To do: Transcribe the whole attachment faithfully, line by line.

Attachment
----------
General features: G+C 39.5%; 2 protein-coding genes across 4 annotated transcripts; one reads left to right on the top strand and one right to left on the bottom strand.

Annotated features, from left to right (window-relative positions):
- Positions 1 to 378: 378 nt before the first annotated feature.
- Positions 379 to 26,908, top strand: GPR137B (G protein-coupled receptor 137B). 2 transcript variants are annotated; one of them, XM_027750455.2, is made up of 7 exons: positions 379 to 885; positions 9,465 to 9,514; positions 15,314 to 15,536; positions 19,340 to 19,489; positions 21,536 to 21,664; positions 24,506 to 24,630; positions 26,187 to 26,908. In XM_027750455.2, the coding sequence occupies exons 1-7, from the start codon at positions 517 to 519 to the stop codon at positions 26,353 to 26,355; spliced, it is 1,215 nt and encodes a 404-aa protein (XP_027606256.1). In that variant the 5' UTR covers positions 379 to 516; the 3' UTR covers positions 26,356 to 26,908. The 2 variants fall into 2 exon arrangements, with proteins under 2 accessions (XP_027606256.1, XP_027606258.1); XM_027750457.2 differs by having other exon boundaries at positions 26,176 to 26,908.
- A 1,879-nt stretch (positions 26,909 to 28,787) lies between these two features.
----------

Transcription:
General features: G+C 39.5%; 2 protein-coding genes across 4 annotated transcripts; one reads left to right on the top strand and one right to left on the bottom strand.

Annotated features, from left to right (window-relative positions):
- Positions 1 to 378: 378 nt before the first annotated feature.
- Positions 379 to 26,908, top strand: GPR137B (G protein-coupled receptor 137B). 2 transcript variants are annotated; one of them, XM_027750455.2, is made up of 7 exons: positions 379 to 885; positions 9,465 to 9,514; positions 15,314 to 15,536; positions 19,340 to 19,489; positions 21,536 to 21,664; positions 24,506 to 24,630; positions 26,187 to 26,908. In XM_027750455.2, the coding sequence occupies exons 1-7, from the start codon at positions 517 to 519 to the stop codon at positions 26,353 to 26,355; spliced, it is 1,215 nt and encodes a 404-aa protein (XP_027606256.1). In that variant the 5' UTR covers positions 379 to 516; the 3' UTR covers positions 26,356 to 26,908. The 2 variants fall into 2 exon arrangements, with proteins under 2 accessions (XP_027606256.1, XP_027606258.1); XM_027750457.2 differs by having other exon boundaries at positions 26,176 to 26,908.
- A 1,879-nt stretch (positions 26,909 to 28,787) lies between these two features.